Since your research goals are ultimately about improving patient care, do you ever collaborate with doctors or patients?

Yes, I’ve been setting up collaborations with a group of clinicians at the Dana Farber Cancer Institute and Brigham and Women's Hospital. A lot of the experiments that I’m doing are based on what we call preclinical (mouse) models. In order to validate that what we find has clinical relevance, i.e., mirrors what happens in patients, I have reached out to clinicians to get relevant biopsy samples from patients. Having data from both models helps better elucidate the mechanisms underlying breast cancer-to-liver metastasis, and also gives us confidence in what we think might be good therapeutic targets to go after. Also, just speaking with clinicians and patient advocates through these collaborations has given me new insights and perspective on the translational aspect of my research, because in the lab we are more focused on understanding the mechanistic details of cancer progression.

When you were a kid, what did you want to be when you grew up?

I wanted to be a singer at one point. In India, movies are a big influence and songs are an integral part of our movies, so we’ve grown up listening to those songs quite a bit. My dad also used to bring home a lot of LPs from bands like The Beatles, The Bee Gees, and ABBA when I was a kid, which gave me exposure to Western music. When I got a little older, I wanted to be a chef, because I really like cooking. I would say those two were my strongest inclinations when I was a kid.

Are cooking and singing still things you do today?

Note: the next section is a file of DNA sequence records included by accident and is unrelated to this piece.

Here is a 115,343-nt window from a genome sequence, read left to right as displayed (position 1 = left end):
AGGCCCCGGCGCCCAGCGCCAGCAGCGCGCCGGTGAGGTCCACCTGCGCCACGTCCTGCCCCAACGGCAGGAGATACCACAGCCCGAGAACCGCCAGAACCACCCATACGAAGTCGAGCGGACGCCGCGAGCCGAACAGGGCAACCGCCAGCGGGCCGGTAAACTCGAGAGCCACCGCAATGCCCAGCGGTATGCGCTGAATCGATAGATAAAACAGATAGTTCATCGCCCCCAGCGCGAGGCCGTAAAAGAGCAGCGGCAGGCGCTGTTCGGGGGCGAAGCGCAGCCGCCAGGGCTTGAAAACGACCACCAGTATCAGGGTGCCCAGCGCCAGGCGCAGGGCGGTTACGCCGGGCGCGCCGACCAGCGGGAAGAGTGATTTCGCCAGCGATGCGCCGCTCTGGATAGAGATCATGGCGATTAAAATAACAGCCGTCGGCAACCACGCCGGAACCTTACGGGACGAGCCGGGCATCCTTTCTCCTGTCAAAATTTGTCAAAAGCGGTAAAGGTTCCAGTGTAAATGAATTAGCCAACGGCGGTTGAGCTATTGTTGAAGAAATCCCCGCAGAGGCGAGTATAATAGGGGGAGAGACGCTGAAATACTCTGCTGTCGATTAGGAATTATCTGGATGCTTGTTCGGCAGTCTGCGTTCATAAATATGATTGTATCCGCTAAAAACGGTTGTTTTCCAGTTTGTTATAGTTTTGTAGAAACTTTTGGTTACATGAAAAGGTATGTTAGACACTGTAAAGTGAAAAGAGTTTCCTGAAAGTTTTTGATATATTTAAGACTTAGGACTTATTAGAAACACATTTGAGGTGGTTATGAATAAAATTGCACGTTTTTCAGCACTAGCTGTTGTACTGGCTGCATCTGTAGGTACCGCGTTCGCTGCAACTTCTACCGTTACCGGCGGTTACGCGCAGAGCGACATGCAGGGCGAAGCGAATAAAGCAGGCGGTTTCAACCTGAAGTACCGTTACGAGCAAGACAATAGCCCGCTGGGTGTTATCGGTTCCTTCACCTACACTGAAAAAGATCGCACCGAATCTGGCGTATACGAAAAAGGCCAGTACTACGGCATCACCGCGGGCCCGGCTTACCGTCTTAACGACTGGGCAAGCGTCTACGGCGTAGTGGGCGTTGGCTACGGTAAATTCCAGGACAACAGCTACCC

Yes, I like to do both, although I don't really sing publicly. Cooking is very relaxing for me and is almost meditative. I also feel it’s a lot like a research protocol or experiment in that it has defined instructions, but you can also tweak or optimize it to get better results. My favorite dish to make is biryani, which is a potpourri of well-seasoned rice and some sort of meat. It’s a dish a lot of Indians have grown up eating, and there are different versions of it depending on which part of India you are in. Making biryani is a very labor-intensive process, but I could eat it every day of my life if I did not have to worry about its adverse effects on my health!

What are your other hobbies?

I am a bit of a couch potato when I am home. I've always been very interested in pop culture, movies, and music, so I try to keep up with a lot of that, whether it's from back home in India, or here in the US. That’s how I spent a lot of my time at home, besides cooking. Also, my wife and I adopted a puppy around a year ago, and she has been the highlight of our lives since then. Her name is Jia; she’s half Havanese and half Kokoni, and she’s a sweetheart. She takes up a lot of our time.

Picture of a small, fluffy white dog with tongue out

Sunny's dog, Jia


Courtesy of Sunny Das

What do you do with your puppy?

We take her on walks and hikes. A couple of months ago, we actually took her on her first big car ride to Acadia and hiked there. She had a lot of fun. Also, we have a dog bar in our area, and from time to time we take her there, or we have playdates with our friends, who are also dog parents. Jia’s daycare recently had a Halloween costume party, so we dressed her up as ‘Aerobics Barbie’. There’s always something happening.

Do you collect anything?

My wife and I love traveling and when we go somewhere new, we usually end up buying fridge magnets or shot glasses as souvenirs from that place. Our refrigerator door now acts as a collection of these magnets, from places in India, around the US and parts of Europe. For example, we’ve been to a lot of the national parks in the US, and my favorite one until now has been Arches in Utah. Seeing those gigantic rock formations just standing by themselves was just crazy. We have a lot of places on our bucket list that we have yet to visit, and hopefully more magnets to add to our collection.